The small rationally part of Sally’s brain knew she was in trouble when her mother told her it was a bad idea. She was a grown woman now—closer to thirty than twenty. She’d been taking care of herself for years—even occasionally helping to pay for her younger siblings schooling or leaning a few bucks for a treatment for the old family dog. She was responsible. She was hard working. She loved her family but she led her own life.
And she knew that it was a bad idea—in her heart of hearts she really did know that, and probably would have let the idea drift to the back of her consciousness—a silly little what if to consider on the days that she got bored.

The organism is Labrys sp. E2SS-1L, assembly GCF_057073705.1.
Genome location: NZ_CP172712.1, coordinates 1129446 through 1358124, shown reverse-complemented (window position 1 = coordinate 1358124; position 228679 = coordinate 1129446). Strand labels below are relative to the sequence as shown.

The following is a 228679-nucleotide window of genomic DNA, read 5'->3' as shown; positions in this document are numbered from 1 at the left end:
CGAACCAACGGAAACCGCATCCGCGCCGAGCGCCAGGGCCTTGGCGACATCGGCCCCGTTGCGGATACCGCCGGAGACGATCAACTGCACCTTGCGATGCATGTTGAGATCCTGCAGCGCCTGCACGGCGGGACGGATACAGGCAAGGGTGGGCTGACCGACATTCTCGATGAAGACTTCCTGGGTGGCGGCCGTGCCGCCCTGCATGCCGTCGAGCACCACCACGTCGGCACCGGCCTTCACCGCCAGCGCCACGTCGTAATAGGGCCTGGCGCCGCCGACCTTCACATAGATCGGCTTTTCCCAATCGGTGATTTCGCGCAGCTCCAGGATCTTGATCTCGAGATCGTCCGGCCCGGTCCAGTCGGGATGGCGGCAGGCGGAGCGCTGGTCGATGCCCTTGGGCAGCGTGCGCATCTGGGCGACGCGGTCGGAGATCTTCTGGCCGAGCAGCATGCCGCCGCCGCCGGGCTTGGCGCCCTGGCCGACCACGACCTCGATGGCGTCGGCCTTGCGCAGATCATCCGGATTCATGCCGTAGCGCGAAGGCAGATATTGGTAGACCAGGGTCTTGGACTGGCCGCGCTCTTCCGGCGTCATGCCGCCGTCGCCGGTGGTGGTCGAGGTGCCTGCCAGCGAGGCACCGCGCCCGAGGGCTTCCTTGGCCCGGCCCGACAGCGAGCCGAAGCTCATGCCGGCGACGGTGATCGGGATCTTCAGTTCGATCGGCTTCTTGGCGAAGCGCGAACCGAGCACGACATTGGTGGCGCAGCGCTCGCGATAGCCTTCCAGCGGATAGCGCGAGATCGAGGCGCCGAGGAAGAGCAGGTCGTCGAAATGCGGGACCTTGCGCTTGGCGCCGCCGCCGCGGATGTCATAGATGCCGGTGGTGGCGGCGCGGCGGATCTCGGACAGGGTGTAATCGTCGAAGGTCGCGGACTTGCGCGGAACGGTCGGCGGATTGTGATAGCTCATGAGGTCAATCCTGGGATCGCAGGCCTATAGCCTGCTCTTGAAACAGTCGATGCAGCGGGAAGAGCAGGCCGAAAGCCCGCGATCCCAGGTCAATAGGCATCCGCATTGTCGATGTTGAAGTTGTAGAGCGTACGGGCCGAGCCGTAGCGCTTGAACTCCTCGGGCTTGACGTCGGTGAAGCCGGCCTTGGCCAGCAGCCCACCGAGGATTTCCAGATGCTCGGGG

But as soon as her mother weighed in—with that same disapproving sniff that Sally had known since she started making her own decisions—and that slight condescension that made Sally want to scream “I’m a mature adult” in her mother’s face—thus negating the adjective—with the comment “Well—that doesn’t seem like a very wise decision, does it Sally Jane?”
Well, she didn’t have a choice. That teenage rebellion instinct was stronger than any instinct she had learned in adult life. And yes—it was a really bad idea, but she was going to find a way to make it work. Just to prove the point.